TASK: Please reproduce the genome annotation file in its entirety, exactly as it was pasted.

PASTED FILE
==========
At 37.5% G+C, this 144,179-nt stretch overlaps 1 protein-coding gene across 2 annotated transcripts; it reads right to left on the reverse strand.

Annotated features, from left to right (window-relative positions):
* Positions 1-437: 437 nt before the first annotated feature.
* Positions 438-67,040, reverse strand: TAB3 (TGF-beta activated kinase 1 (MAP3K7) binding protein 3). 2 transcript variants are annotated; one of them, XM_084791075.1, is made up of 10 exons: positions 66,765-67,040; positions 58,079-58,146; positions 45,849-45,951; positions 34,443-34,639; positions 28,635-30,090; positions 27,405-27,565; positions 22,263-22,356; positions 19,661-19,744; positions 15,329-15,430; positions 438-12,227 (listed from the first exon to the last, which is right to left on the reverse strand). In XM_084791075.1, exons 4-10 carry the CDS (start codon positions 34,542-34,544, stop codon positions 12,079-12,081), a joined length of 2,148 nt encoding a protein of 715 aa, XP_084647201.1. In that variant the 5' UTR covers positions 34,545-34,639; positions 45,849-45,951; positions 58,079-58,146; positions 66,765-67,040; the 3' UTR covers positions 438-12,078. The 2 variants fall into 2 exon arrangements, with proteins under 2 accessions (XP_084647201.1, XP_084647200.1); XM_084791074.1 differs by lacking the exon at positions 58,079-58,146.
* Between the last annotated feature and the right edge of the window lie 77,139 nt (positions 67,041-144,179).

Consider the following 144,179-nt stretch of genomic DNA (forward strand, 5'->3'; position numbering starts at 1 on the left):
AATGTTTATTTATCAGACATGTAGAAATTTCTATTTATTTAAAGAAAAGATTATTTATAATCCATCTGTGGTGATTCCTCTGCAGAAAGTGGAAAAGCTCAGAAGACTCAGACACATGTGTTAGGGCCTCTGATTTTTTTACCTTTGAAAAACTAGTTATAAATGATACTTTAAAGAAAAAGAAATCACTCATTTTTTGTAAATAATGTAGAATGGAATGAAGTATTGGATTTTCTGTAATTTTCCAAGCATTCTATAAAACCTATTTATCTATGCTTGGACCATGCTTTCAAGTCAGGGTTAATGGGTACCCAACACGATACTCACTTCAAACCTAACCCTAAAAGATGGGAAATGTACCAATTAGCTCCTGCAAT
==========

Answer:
At 37.5% G+C, this 144,179-nt stretch overlaps 1 protein-coding gene across 2 annotated transcripts; it reads right to left on the reverse strand.

Annotated features, from left to right (window-relative positions):
* Positions 1-437: 437 nt before the first annotated feature.
* Positions 438-67,040, reverse strand: TAB3 (TGF-beta activated kinase 1 (MAP3K7) binding protein 3). 2 transcript variants are annotated; one of them, XM_084791075.1, is made up of 10 exons: positions 66,765-67,040; positions 58,079-58,146; positions 45,849-45,951; positions 34,443-34,639; positions 28,635-30,090; positions 27,405-27,565; positions 22,263-22,356; positions 19,661-19,744; positions 15,329-15,430; positions 438-12,227 (listed from the first exon to the last, which is right to left on the reverse strand). In XM_084791075.1, exons 4-10 carry the CDS (start codon positions 34,542-34,544, stop codon positions 12,079-12,081), a joined length of 2,148 nt encoding a protein of 715 aa, XP_084647201.1. In that variant the 5' UTR covers positions 34,545-34,639; positions 45,849-45,951; positions 58,079-58,146; positions 66,765-67,040; the 3' UTR covers positions 438-12,078. The 2 variants fall into 2 exon arrangements, with proteins under 2 accessions (XP_084647201.1, XP_084647200.1); XM_084791074.1 differs by lacking the exon at positions 58,079-58,146.
* Between the last annotated feature and the right edge of the window lie 77,139 nt (positions 67,041-144,179).

Consider the following 144,179-nt stretch of genomic DNA (forward strand, 5'->3'; position numbering starts at 1 on the left):
AATGTTTATTTATCAGACATGTAGAAATTTCTATTTATTTAAAGAAAAGATTATTTATAATCCATCTGTGGTGATTCCTCTGCAGAAAGTGGAAAAGCTCAGAAGACTCAGACACATGTGTTAGGGCCTCTGATTTTTTTACCTTTGAAAAACTAGTTATAAATGATACTTTAAAGAAAAAGAAATCACTCATTTTTTGTAAATAATGTAGAATGGAATGAAGTATTGGATTTTCTGTAATTTTCCAAGCATTCTATAAAACCTATTTATCTATGCTTGGACCATGCTTTCAAGTCAGGGTTAATGGGTACCCAACACGATACTCACTTCAAACCTAACCCTAAAAGATGGGAAATGTACCAATTAGCTCCTGCAAT